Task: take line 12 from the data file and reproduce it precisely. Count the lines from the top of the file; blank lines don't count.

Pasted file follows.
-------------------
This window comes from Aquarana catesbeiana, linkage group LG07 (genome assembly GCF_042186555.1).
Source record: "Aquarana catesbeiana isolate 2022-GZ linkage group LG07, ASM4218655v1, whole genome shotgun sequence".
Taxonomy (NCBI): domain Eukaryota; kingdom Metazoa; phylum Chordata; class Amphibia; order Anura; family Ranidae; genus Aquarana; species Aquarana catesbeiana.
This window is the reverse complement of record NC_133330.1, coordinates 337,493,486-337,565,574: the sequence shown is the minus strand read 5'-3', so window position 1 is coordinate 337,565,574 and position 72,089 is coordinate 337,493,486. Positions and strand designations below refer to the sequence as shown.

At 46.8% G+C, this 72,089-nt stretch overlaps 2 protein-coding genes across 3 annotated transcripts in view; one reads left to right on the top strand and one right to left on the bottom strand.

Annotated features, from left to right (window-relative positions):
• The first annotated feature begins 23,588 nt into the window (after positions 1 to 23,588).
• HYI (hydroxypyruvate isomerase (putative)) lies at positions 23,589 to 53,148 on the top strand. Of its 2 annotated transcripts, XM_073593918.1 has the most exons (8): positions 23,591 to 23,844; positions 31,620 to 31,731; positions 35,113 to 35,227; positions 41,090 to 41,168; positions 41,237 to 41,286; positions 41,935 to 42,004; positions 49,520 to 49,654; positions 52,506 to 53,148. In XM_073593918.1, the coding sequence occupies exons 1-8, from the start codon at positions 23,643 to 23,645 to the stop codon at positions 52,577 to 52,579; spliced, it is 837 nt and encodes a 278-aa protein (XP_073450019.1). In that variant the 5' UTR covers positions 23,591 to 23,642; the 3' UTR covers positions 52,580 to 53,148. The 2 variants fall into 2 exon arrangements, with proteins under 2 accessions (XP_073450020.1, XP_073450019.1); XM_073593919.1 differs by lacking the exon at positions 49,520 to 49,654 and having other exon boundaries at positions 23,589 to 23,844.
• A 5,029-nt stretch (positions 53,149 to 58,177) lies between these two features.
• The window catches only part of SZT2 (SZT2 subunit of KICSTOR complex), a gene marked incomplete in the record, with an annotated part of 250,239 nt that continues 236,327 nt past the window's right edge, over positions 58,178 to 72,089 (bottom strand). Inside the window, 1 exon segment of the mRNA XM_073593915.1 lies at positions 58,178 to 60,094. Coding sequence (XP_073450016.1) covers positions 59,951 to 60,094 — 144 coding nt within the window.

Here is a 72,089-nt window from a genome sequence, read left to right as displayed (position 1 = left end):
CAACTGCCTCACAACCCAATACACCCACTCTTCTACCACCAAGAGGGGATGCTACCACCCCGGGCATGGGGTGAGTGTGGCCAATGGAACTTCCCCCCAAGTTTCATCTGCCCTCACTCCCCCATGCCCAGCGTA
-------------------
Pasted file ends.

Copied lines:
CAACTGCCTCACAACCCAATACACCCACTCTTCTACCACCAAGAGGGGATGCTACCACCCCGGGCATGGGGTGAGTGTGGCCAATGGAACTTCCCCCCAAGTTTCATCTGCCCTCACTCCCCCATGCCCAGCGTA